Satisfaction and contentment are the cornerstones of happiness. Modern day lifestyles have assigned to consumption and indulgence, cult status. Hedonism seems to be the order of the day with abject materialism now the yardstick to measure success and achievement. The need for more is relentless and unending. It almost has become the pivot around which life revolves. It brings along its siblings of thirst for power and fame. Are we on a wrong trajectory? Is ambition the nemesis of contentment? The greed for more does propel one to work harder, better and stimulates innovation and creativity but do we know where and when to say, ‘That’s enough’?
Renunciation is an aspect of the path to spirituality. But if renunciation is misinterpreted, it could lead to depravity that would only bury the seeds of desire deep into the soil of the subconscious. These could germinate over time to burst forth as unbridled lust and insatiable hunger.
Is contentment merely a virtue? Is it a neuro-hormonal complex that is part of one’s personality? Why are some individuals more ambitious, or have greater appetites or for that matter, a higher libido? There is a neurological basis, a centre that had been identified to regulate these primal desires. It is located in groups of neurons located in the ventral portion of the hypothalamus, a small area in the vicinity of the pituitary gland. These neurons set the programme that determines the quantum for gratification. Are we merely victims of these set points? Can we break the shackles of this grey matter that makes us lust for material things?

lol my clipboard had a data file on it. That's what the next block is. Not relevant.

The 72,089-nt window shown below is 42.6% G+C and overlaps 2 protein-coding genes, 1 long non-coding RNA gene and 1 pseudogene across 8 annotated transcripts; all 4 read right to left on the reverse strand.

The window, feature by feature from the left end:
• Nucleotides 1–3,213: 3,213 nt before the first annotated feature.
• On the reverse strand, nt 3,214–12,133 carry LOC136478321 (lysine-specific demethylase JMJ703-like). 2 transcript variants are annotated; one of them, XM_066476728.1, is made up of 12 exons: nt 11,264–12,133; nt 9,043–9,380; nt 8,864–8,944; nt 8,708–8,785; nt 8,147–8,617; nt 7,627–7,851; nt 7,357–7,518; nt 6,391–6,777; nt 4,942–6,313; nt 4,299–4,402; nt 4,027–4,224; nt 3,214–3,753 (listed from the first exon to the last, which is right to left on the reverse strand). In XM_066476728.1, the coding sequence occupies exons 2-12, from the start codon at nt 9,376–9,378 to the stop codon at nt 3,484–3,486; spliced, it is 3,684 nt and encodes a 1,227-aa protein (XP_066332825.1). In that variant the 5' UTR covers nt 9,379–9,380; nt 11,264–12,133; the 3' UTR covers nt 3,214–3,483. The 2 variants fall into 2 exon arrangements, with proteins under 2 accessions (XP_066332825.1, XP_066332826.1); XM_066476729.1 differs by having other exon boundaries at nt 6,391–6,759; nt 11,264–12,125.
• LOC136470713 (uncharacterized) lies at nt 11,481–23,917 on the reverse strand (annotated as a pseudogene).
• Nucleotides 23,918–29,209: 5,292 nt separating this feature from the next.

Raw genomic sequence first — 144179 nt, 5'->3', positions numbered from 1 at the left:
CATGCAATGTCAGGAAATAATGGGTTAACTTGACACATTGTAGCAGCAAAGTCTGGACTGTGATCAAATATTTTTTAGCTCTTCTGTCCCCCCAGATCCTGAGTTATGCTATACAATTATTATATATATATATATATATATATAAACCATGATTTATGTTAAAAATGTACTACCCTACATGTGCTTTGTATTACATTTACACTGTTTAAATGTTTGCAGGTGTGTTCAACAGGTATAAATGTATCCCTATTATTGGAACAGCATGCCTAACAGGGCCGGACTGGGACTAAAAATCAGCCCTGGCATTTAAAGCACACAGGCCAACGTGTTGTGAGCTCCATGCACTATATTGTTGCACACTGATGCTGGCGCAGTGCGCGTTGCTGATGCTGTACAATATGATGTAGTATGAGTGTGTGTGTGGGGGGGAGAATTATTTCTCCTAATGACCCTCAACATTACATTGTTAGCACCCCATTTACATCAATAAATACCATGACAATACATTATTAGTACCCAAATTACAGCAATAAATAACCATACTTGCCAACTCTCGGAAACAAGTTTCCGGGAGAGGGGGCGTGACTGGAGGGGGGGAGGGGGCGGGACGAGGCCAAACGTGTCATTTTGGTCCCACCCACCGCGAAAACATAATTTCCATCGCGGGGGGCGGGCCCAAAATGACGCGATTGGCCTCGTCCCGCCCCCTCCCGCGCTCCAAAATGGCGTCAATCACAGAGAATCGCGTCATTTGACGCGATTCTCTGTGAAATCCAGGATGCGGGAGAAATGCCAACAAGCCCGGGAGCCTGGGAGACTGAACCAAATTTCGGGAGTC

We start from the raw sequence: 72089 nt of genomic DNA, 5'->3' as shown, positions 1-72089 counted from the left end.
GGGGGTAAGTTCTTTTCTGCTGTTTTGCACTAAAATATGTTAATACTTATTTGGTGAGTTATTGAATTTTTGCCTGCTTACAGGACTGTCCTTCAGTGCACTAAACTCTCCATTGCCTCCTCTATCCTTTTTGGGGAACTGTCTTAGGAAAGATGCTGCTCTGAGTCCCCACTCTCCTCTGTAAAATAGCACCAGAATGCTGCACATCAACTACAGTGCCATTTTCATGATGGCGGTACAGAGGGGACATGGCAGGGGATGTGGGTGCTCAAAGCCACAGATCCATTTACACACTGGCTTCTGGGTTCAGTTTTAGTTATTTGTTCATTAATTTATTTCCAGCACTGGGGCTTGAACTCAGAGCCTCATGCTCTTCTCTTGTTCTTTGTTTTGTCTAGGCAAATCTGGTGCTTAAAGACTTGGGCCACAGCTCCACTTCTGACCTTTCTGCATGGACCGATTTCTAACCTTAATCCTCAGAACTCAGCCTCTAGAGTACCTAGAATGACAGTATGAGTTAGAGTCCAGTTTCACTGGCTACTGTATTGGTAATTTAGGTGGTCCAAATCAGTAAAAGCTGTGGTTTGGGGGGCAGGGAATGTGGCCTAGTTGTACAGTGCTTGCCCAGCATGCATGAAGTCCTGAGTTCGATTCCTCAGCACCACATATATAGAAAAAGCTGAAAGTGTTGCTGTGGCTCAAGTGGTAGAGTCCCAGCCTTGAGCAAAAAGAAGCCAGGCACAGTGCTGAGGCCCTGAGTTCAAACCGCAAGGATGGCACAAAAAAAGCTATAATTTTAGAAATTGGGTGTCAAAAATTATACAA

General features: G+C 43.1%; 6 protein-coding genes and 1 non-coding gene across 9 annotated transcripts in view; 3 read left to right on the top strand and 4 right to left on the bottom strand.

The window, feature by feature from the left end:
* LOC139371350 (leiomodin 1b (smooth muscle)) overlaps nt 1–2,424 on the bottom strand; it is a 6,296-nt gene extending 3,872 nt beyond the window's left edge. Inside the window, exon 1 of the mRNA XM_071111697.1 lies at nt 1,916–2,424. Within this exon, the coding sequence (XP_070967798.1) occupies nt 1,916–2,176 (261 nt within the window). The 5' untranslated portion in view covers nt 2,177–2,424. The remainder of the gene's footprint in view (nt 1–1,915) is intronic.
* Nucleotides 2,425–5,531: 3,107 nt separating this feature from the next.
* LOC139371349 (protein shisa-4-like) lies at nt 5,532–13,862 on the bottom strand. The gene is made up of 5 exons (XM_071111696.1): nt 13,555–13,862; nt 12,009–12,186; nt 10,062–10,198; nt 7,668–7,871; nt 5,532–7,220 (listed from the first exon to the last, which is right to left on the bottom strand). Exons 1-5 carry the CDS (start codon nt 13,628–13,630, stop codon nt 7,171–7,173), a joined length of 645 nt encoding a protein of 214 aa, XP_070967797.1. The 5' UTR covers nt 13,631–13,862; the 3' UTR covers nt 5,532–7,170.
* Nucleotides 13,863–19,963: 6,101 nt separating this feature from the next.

Whether renunciation is the path we should embark upon, is a moot point. The human brain has an inbuilt programme or software that can reformat the operating system. . Our free will is the ability to transcend this inbuilt programme and function autonomously. This free will or the programme to rewrite the operating system is called as vivekabuddhi or the power of discrimination. The power of discretion is the wisdom that can make oneself unravel the operating programme. It gives one insight and awareness of one’s own predispositions, tendencies and weaknesses, the highest form of intelligence that can reprogramme. It is intelligence that not only reprogrammes but also has the ability to realise its true nature as being the witness of the programme that is unfolding.
The perceiver is also the perceived. The subject and object are mere projections of the Self on itself. The sublimation of intellect lies in its ability to efface itself and analyse itself, analogous to the eye turning on itself to be able to see itself. The human brain is equipped with the capability of realising that it is part of the whole and also the whole, simultaneously.
A shloka from the Upanishads says: ‘Aum poornamadah poornamidam poornaat poornamudachyate’ — ‘Aum, That is complete, This is complete, From completeness comes completeness.’ And, ‘Poornasya poornamaadaaya poornamevaavashishṣyate’ – ‘If completeness is taken away from completeness, Only completeness remains